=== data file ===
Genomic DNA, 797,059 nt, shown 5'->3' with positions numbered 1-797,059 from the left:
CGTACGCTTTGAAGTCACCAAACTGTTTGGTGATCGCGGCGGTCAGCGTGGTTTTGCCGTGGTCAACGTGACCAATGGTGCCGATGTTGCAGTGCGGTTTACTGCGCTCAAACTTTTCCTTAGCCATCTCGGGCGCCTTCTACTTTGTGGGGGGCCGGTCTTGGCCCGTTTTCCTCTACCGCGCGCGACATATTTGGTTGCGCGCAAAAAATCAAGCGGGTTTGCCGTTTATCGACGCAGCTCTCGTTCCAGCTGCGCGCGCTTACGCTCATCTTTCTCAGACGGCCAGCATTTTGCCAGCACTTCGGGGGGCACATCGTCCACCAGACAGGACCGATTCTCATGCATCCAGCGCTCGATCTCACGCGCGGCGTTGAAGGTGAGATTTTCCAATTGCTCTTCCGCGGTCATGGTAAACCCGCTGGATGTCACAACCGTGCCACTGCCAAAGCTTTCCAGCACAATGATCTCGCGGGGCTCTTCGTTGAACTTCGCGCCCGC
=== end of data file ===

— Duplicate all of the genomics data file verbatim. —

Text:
Genomic DNA, 797,059 nt, shown 5'->3' with positions numbered 1-797,059 from the left:
CGTACGCTTTGAAGTCACCAAACTGTTTGGTGATCGCGGCGGTCAGCGTGGTTTTGCCGTGGTCAACGTGACCAATGGTGCCGATGTTGCAGTGCGGTTTACTGCGCTCAAACTTTTCCTTAGCCATCTCGGGCGCCTTCTACTTTGTGGGGGGCCGGTCTTGGCCCGTTTTCCTCTACCGCGCGCGACATATTTGGTTGCGCGCAAAAAATCAAGCGGGTTTGCCGTTTATCGACGCAGCTCTCGTTCCAGCTGCGCGCGCTTACGCTCATCTTTCTCAGACGGCCAGCATTTTGCCAGCACTTCGGGGGGCACATCGTCCACCAGACAGGACCGATTCTCATGCATCCAGCGCTCGATCTCACGCGCGGCGTTGAAGGTGAGATTTTCCAATTGCTCTTCCGCGGTCATGGTAAACCCGCTGGATGTCACAACCGTGCCACTGCCAAAGCTTTCCAGCACAATGATCTCGCGGGGCTCTTCGTTGAACTTCGCGCCCGC